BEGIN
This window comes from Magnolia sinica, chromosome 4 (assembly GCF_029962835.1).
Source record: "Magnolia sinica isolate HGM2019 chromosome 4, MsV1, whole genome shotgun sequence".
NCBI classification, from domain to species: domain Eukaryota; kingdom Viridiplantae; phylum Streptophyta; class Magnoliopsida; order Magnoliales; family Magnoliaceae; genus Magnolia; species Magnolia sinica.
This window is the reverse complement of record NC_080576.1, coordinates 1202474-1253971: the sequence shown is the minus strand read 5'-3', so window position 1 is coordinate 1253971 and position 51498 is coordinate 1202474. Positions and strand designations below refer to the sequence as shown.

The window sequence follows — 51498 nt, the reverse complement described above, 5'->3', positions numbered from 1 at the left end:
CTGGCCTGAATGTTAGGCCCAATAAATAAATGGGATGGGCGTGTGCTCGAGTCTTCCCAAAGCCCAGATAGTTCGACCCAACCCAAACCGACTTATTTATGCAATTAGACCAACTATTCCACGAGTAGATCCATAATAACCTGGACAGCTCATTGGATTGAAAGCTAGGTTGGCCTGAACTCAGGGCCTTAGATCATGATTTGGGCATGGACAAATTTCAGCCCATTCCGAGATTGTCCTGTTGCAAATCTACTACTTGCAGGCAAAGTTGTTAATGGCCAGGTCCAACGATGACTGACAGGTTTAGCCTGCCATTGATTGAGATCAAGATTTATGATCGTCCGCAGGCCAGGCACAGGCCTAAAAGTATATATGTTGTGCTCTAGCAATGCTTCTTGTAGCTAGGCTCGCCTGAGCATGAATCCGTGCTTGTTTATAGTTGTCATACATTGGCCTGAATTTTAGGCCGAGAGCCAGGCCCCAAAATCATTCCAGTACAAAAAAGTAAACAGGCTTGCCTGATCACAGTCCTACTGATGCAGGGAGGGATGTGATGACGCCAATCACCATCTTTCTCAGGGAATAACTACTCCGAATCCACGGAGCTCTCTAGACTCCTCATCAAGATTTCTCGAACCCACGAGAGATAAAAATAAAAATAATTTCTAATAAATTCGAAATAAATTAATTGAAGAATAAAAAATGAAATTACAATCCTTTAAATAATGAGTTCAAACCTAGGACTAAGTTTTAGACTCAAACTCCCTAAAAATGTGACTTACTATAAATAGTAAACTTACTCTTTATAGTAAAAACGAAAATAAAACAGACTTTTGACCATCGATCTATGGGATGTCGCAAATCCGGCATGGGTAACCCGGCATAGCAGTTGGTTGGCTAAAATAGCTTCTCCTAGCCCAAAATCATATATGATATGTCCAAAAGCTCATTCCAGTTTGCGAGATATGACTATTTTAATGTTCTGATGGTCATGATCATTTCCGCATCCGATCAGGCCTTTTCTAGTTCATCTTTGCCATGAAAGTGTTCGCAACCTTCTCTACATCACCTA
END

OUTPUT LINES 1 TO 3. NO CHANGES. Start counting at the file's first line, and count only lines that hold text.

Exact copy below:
This window comes from Magnolia sinica, chromosome 4 (assembly GCF_029962835.1).
Source record: "Magnolia sinica isolate HGM2019 chromosome 4, MsV1, whole genome shotgun sequence".
NCBI classification, from domain to species: domain Eukaryota; kingdom Viridiplantae; phylum Streptophyta; class Magnoliopsida; order Magnoliales; family Magnoliaceae; genus Magnolia; species Magnolia sinica.